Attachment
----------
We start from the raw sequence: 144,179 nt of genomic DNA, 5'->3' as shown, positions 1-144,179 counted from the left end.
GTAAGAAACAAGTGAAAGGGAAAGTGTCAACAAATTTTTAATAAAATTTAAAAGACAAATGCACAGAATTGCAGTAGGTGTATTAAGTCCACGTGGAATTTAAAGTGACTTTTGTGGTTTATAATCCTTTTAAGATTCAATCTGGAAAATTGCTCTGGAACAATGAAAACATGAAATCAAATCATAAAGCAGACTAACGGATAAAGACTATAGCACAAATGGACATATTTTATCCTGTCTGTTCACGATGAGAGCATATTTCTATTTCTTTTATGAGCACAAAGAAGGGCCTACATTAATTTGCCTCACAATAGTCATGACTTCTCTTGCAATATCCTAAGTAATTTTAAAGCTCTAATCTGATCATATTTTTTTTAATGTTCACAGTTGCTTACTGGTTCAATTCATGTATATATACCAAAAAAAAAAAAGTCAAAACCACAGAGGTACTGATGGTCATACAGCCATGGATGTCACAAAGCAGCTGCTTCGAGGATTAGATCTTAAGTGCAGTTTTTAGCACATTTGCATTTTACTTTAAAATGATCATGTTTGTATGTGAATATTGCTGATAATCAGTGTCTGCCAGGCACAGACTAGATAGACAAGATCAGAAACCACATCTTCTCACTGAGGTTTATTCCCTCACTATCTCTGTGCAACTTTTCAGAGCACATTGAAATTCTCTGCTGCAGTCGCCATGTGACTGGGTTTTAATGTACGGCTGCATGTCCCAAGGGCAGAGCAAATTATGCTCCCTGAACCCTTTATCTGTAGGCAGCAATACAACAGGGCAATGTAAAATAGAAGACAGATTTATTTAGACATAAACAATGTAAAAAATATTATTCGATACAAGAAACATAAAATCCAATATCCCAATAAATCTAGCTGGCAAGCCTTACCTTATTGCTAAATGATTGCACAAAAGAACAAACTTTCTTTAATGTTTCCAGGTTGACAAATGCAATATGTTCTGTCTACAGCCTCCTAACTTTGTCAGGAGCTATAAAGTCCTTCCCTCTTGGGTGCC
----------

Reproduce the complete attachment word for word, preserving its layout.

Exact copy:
We start from the raw sequence: 144,179 nt of genomic DNA, 5'->3' as shown, positions 1-144,179 counted from the left end.
GTAAGAAACAAGTGAAAGGGAAAGTGTCAACAAATTTTTAATAAAATTTAAAAGACAAATGCACAGAATTGCAGTAGGTGTATTAAGTCCACGTGGAATTTAAAGTGACTTTTGTGGTTTATAATCCTTTTAAGATTCAATCTGGAAAATTGCTCTGGAACAATGAAAACATGAAATCAAATCATAAAGCAGACTAACGGATAAAGACTATAGCACAAATGGACATATTTTATCCTGTCTGTTCACGATGAGAGCATATTTCTATTTCTTTTATGAGCACAAAGAAGGGCCTACATTAATTTGCCTCACAATAGTCATGACTTCTCTTGCAATATCCTAAGTAATTTTAAAGCTCTAATCTGATCATATTTTTTTTAATGTTCACAGTTGCTTACTGGTTCAATTCATGTATATATACCAAAAAAAAAAAAGTCAAAACCACAGAGGTACTGATGGTCATACAGCCATGGATGTCACAAAGCAGCTGCTTCGAGGATTAGATCTTAAGTGCAGTTTTTAGCACATTTGCATTTTACTTTAAAATGATCATGTTTGTATGTGAATATTGCTGATAATCAGTGTCTGCCAGGCACAGACTAGATAGACAAGATCAGAAACCACATCTTCTCACTGAGGTTTATTCCCTCACTATCTCTGTGCAACTTTTCAGAGCACATTGAAATTCTCTGCTGCAGTCGCCATGTGACTGGGTTTTAATGTACGGCTGCATGTCCCAAGGGCAGAGCAAATTATGCTCCCTGAACCCTTTATCTGTAGGCAGCAATACAACAGGGCAATGTAAAATAGAAGACAGATTTATTTAGACATAAACAATGTAAAAAATATTATTCGATACAAGAAACATAAAATCCAATATCCCAATAAATCTAGCTGGCAAGCCTTACCTTATTGCTAAATGATTGCACAAAAGAACAAACTTTCTTTAATGTTTCCAGGTTGACAAATGCAATATGTTCTGTCTACAGCCTCCTAACTTTGTCAGGAGCTATAAAGTCCTTCCCTCTTGGGTGCC